Monday, November 24, 2014

Angel Cordero - Coming Home

It's all supposed to be hunky dory.  

You're 25 years old.  Convicted, sentenced to prison for attempted murder, a crime you insist you didn't commit.  Spend 13 years locked up.  Then get released.  Now you're 38.  Not exonerated.  Not apologized to.  Just released.  Have a nice life.  And stay out of trouble 'cause you're still on paper and if you don't play by the rules we'll yank you back.

It's all good now.  Oh, sure, someone will have to teach you what a smart phone is - and how to text. But hey, you go back home and have a beer.  Hug the wife you married while in prison.  Life is good.

Of course, it's not that easy.  Not even with a supportive family that understands, that knows, you were railroaded.  Not even then.

Meet Angel Cordero.

Coming Home is the story of his return after 13 years, back to the streets of Brooklyn, back to his family.  And back to his daughter.

Sarah was 3 when Angel was sent away.  She's 16 when he gets out.  He's missed her life.  And she knows it.  More, she resents it.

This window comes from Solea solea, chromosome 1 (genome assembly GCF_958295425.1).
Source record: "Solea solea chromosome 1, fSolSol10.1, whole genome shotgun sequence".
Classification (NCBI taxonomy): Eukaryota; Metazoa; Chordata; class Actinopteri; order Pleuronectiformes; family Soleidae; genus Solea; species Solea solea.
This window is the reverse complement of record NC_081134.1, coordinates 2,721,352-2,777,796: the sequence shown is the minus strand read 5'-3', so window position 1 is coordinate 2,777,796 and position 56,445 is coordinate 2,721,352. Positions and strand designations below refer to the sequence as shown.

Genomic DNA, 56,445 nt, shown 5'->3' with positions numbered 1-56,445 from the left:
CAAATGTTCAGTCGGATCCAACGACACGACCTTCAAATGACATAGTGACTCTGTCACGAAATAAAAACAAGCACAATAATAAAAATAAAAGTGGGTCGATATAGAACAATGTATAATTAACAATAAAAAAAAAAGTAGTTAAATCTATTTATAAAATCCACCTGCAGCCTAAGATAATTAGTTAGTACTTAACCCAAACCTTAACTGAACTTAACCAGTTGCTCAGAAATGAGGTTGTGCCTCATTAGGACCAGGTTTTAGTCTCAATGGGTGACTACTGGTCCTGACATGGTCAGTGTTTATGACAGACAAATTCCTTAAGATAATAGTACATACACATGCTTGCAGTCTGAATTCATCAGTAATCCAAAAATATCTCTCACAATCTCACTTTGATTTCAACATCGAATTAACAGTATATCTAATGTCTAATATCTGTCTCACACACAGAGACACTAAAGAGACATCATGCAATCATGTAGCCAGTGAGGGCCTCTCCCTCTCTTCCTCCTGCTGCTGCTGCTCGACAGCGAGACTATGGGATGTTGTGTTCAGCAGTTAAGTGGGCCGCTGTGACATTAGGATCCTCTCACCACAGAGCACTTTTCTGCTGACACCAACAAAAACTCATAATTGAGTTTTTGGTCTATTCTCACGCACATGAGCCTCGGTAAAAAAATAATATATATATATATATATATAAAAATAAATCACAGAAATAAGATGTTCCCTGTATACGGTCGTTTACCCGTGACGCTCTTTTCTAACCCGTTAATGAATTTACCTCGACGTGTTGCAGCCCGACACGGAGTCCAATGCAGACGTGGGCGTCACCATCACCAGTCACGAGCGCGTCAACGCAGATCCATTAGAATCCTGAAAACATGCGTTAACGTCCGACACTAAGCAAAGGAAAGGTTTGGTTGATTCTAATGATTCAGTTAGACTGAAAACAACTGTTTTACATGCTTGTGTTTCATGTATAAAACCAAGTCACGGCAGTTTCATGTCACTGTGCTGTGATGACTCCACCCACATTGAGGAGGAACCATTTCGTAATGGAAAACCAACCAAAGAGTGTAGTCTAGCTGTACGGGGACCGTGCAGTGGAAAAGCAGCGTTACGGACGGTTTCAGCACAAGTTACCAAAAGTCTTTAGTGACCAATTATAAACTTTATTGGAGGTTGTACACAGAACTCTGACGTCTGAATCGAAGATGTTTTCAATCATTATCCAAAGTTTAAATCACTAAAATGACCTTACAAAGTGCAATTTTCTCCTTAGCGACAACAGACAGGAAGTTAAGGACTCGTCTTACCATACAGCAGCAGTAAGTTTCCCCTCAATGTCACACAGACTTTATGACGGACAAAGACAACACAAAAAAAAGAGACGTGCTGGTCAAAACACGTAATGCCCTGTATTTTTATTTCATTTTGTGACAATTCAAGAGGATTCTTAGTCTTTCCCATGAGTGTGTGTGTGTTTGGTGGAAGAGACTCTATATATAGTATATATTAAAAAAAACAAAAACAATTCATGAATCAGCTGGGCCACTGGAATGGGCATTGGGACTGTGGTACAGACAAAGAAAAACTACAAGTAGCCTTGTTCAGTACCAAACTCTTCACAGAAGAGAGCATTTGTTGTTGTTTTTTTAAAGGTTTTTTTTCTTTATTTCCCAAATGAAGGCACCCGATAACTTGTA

Who are you? Leave me alone  I don't need you.  I don't want you.
You're all I thought about.  You're what kept me going.  13 years it was just to get back to you.  I love you!
She goes to Florida.  He breaks parole to go see her there and give her the birthday present he bought for her.

And all the time he's trying to adjust.  He meets Dario Rodriguez, the man who basically framed him. Who confessed - though of course confession by the actual bad guy commonly isn't enough.  As it wasn't here.  

Their meeting is surprisingly gentle, not confrontational.  Two no-longer-young men, sad, tired. Victim and victimizer.  Regrets certainly, but little rancor.  Angel understands.  So, sadly, does Dario.

Coming Home is a documentary.  Angel Cordero's story is real.  It's warm and joyous.

And it's heartbreaking.  

It won Best Irish Feature Documentary and Amnesty International's Best Human Rights Feature Documentary at the Galway Film Fleadh last year and played last week at DOC NYC, the New York Documentary Film Festival.  It's not likely to be playing at your neighborhood multiplex, but if you get a chance, it's worth your time.

My thanks to the promoters for sending me a screener.

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